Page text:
The first indication of physical problems occurred in college when strange sensations flowed through my body at random moments. An on-campus cardiologist diagnosed hyperventilation and taught me breathing techniques. Starting in college and lasting through my twenties, my menstrual cramps were severe enough for my gynecologist to diagnose that for one day out of each month my body would go into shock. At the time, these seemed like independent, random events, but later I learned about the possibility of hormonal imbalance after traumatic injury, and that these were not random events at all.

They say families of the victims of brain injury think in terms of days or even hours until the victim recovers, but victims themselves think in terms of years. That is certainly true of me. Scholastic difficulty, abusive relationships and severe depression defined the next ten years. All I wanted to do was support myself through college, find a great love, and start a career. It seemed like a simple life plan that everyone around me had no problem achieving. Embarrassed that I struggled ineffectively with these goals, I never told anyone how hard this phase of my life was.

Making good grades in high school had required little or no effort. In college, any class involving memorization was nearly impossible to pass. Defining a scholastic goal was a challenge that kept losing focus. Every time I struggled, I turned against myself, castigating myself as inadequate and stupid.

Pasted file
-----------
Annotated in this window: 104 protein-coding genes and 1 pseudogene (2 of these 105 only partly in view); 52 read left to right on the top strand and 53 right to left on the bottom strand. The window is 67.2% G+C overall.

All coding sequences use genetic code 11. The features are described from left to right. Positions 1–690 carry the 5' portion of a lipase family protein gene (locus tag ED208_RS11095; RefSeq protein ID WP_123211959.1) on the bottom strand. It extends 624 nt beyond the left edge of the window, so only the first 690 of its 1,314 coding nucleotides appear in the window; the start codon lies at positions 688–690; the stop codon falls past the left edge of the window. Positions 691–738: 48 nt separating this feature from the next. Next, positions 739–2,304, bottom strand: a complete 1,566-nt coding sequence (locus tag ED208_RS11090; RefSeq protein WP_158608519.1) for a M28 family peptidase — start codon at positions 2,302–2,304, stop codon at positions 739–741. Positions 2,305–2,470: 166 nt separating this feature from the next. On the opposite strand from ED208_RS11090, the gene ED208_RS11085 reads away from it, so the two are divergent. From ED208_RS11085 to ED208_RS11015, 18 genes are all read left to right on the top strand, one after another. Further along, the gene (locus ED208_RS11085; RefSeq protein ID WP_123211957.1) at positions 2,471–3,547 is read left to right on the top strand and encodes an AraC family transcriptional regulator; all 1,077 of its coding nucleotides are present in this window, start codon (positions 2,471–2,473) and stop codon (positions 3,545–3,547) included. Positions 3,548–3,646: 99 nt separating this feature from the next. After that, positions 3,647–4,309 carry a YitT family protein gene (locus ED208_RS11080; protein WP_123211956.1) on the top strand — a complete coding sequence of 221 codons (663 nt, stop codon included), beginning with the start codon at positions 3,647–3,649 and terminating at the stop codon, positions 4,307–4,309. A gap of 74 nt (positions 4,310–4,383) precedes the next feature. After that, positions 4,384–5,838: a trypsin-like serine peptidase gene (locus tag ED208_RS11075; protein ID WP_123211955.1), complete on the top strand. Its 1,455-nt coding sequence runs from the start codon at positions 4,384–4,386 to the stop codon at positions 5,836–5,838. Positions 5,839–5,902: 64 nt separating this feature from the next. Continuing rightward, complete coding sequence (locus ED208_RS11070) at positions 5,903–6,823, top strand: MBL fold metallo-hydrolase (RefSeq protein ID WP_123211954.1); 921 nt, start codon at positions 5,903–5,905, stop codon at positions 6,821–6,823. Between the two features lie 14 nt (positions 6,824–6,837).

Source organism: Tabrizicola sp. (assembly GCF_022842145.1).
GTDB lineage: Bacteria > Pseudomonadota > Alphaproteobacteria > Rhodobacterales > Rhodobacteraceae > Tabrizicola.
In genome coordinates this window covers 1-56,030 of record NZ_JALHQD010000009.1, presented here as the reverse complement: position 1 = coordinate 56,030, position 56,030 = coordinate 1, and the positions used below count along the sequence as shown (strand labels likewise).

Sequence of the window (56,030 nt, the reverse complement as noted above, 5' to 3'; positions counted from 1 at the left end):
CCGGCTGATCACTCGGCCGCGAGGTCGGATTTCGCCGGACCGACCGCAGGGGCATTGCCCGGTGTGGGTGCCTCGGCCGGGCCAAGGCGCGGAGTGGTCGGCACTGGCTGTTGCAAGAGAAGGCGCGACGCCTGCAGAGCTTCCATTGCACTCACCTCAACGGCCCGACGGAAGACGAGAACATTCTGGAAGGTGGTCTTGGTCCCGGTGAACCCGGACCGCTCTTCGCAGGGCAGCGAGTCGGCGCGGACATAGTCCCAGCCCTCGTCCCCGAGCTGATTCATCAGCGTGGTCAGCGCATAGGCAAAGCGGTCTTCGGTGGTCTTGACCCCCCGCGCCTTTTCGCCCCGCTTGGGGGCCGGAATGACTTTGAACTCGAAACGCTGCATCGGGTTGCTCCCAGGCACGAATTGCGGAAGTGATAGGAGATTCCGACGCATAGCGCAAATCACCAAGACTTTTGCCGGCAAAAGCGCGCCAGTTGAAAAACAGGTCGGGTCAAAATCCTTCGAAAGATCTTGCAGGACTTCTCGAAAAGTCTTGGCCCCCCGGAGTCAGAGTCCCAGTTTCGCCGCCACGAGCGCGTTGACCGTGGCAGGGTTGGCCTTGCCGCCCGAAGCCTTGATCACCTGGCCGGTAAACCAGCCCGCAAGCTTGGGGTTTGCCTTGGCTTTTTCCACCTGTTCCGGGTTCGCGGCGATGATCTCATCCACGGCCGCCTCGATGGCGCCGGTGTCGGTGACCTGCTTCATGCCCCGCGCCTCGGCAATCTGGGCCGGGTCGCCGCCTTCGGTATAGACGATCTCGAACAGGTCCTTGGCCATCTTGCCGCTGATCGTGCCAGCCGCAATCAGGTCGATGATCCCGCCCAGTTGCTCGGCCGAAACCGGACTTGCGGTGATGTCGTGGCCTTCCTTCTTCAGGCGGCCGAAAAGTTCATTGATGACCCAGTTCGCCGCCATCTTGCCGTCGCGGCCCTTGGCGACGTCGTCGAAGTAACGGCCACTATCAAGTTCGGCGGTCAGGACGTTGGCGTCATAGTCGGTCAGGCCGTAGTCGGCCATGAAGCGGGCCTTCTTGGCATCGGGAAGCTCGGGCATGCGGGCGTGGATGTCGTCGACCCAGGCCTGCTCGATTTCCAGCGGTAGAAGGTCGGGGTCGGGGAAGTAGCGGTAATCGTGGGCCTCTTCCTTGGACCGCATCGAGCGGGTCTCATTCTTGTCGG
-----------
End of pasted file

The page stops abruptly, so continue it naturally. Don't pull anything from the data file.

My relationships with everyone had changed. One day, I read a letter my brother had written to our grandmother. He wrote, “It’s like I don’t even know Bonnie anymore.” My feelings were hurt. At that time, I had no idea brain injury could change personality.

I could not let go of relationships that were long over, and I could not connect with people who offered stable and good relationships. There were beacons of light that I never saw. My grandmother would periodically ask, “Bonnie, are you sure you’re all right? You know, you had some really bad injuries.” I just dismissed her. When the love of my life asked me to marry him, instead of feeling elation, it felt like he pulled the rug out from under my feet. I knew something was wrong but I could not articulate what.